-Debbie
Because that probably isn't what the submissions guidelines say. Publishers have a system for dealing with unsolicited manuscripts, and editors already have plenty of mail to deal with, so most of them specifically ask for it to go to one address, where it can be filtered and then rationed out to the right person. If your work is indeed a perfect fit for Editor B, and it's not obviously unpublishable, it'll find its way to that person.

It's annoying to have a stack of mail to work through at the start of the day in case it's high-priority stuff - stuff from agents or authors you are working with already - and then find that 90% of it is strangers pitching their books at you. If everything comes via the slushpile system, I know exactly how to prioritise the various tasks I have to get through in any given day.

Speaking purely for myself, personalising your query/cover letter doesn't work on me. I tend to put it in the category of flattery/scraping acquaintance/irrelevant; what I'm interested in is the book, not whether you like my blog or not, and I'm probably already mildly annoyed that you ignored the instructions I specifically set out for how to contact us. If you follow the guidelines, you can't go too far wrong.
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Old 11-20-2012, 10:31 PM   #8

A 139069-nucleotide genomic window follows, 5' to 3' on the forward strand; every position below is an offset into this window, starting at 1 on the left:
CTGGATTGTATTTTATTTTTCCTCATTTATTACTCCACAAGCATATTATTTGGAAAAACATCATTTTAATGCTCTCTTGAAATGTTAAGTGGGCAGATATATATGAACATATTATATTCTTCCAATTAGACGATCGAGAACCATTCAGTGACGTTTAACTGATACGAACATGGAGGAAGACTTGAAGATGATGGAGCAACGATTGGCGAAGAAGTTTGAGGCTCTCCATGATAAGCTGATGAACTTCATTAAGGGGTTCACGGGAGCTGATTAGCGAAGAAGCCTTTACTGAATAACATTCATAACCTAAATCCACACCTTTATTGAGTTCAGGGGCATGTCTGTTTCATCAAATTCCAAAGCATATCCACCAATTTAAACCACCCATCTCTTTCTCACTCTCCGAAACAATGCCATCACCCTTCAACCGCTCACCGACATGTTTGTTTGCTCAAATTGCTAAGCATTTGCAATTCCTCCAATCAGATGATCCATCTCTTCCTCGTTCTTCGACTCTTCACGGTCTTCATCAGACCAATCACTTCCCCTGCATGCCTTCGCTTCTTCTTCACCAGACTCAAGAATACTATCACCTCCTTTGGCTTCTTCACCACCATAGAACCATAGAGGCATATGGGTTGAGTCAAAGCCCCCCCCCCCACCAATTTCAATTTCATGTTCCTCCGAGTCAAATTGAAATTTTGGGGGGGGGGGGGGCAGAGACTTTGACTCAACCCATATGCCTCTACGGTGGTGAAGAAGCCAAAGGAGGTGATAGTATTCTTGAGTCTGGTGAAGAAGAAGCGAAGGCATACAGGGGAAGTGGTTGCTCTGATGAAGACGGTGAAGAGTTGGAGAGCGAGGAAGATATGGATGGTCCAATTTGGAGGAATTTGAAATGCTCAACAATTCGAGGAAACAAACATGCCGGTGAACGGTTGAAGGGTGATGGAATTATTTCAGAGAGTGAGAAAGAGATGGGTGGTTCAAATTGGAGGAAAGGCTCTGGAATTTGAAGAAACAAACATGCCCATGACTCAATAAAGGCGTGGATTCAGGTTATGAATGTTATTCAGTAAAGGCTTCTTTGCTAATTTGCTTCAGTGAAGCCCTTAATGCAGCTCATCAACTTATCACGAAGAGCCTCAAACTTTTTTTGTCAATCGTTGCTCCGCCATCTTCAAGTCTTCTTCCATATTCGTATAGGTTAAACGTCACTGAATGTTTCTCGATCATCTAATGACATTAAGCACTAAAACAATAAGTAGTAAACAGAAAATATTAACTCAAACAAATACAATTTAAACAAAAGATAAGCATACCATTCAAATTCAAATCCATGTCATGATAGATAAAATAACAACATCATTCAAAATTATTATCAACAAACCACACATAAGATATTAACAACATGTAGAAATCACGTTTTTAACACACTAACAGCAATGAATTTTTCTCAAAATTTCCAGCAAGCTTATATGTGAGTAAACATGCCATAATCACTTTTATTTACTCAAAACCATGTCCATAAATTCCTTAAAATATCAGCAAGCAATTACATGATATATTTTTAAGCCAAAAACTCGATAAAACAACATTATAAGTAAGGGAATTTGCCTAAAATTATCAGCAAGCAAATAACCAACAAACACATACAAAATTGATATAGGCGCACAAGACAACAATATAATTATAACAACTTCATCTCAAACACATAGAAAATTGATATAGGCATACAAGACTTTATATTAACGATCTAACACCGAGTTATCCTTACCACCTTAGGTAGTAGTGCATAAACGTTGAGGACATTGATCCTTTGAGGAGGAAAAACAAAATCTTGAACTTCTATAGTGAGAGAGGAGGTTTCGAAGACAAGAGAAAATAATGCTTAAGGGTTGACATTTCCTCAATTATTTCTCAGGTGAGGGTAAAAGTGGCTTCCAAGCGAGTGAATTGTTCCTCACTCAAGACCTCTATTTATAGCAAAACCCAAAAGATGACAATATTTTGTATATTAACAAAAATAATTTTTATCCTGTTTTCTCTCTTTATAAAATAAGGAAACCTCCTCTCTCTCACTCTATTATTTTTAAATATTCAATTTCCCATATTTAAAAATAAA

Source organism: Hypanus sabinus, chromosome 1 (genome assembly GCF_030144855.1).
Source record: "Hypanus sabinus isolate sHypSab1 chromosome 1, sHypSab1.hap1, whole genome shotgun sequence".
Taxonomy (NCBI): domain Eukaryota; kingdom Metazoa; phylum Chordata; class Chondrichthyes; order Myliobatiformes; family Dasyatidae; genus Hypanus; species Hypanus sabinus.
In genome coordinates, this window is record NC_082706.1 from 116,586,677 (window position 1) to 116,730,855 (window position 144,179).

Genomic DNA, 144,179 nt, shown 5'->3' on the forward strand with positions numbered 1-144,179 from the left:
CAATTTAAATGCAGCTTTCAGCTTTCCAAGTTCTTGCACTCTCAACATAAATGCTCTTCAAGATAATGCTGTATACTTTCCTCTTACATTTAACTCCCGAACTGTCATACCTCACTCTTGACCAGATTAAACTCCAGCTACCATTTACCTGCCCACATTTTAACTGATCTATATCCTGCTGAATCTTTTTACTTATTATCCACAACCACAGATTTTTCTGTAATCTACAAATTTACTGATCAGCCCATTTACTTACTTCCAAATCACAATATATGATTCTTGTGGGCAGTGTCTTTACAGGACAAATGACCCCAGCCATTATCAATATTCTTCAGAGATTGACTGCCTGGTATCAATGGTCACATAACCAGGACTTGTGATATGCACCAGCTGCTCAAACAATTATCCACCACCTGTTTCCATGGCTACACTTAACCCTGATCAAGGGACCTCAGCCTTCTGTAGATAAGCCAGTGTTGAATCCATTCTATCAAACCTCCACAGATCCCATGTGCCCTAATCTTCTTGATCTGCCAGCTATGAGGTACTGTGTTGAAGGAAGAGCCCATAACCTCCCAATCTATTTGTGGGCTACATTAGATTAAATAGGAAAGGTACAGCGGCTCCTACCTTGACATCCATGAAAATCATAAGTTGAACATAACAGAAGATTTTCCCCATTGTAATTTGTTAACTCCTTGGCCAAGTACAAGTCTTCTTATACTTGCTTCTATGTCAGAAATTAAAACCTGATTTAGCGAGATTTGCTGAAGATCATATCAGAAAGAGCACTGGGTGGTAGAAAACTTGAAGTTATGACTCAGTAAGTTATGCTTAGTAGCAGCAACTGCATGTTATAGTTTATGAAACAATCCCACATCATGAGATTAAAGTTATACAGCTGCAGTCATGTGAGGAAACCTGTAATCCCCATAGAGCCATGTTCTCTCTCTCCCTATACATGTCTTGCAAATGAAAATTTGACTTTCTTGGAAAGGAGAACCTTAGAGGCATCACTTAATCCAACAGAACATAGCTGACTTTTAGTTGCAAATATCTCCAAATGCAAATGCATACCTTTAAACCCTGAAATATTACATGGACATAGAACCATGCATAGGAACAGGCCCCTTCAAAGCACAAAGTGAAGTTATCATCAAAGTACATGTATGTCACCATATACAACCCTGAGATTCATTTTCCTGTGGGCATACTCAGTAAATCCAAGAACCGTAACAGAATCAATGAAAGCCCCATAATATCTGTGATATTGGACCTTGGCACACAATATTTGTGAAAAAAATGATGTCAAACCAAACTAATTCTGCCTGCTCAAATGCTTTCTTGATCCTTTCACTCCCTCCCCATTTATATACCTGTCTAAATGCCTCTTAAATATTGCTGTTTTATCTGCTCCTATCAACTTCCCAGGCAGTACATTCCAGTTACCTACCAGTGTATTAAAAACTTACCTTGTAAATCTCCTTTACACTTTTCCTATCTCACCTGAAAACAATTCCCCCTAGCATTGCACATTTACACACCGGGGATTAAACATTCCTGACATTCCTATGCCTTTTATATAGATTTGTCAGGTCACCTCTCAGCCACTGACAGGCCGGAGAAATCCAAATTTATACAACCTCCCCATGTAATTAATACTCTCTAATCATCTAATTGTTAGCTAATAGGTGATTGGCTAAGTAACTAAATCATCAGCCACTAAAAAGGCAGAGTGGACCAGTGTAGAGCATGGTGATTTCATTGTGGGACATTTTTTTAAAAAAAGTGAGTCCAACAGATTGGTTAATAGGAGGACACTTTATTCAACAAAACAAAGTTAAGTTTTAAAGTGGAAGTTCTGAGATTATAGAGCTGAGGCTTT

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If you follow the guidelines, you can't go too far wrong.

Learn it, live it, know it.
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Old 11-20-2012, 11:26 PM   #9
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I've only ever done this following meeting the editor, chatting at a con, or some other writerly event. The editors who've come talk to my writing group have often been open to direct submissions from group members after meeting us.
And for me it worked, because one editor, introduced by a mutual friend at a con, liked one of my novels enough to make me an offer I couldn't refuse.
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Old 11-21-2012, 12:48 AM   #10
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Yes, I've done it successfully, and I know several other writers who have done the same. Many doors in publishing are closed, but very, very few of them are locked. Do anything well enough, including writing queries, and you can attract interest.

But if you don't do it well enough, if your query isn't up to snuff, or, worse, if the editor asks for the manuscript, and it isn't really good, you will not sit well with that editor.

Editors are human, they need talent, and it's all about how you approach one, and how good your writing is.

By and large, I'd say find an agent. Good agents make things easier, and here's the thing, if you can't write well enough to convince a good agent to represent you, what makes you think an overworked editor is going to be any easier? He'll be much tougher to convince, not easier.
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Old 12-14-2012, 05:08 PM   #11
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I interested two editors at a writing conference and am now waiting on responses to partials, but ordinarily I think agents are the way to go. Even if you get a contract, you'll most likely end up with an agent to help you handle things.

A good thing about having editor interest, though, is that you can say so in your queries to agents, which might make them more inclined to put your query on top of the pile. Doesn't mean you'll get any more requests though, especially if your query isn't up to snuff.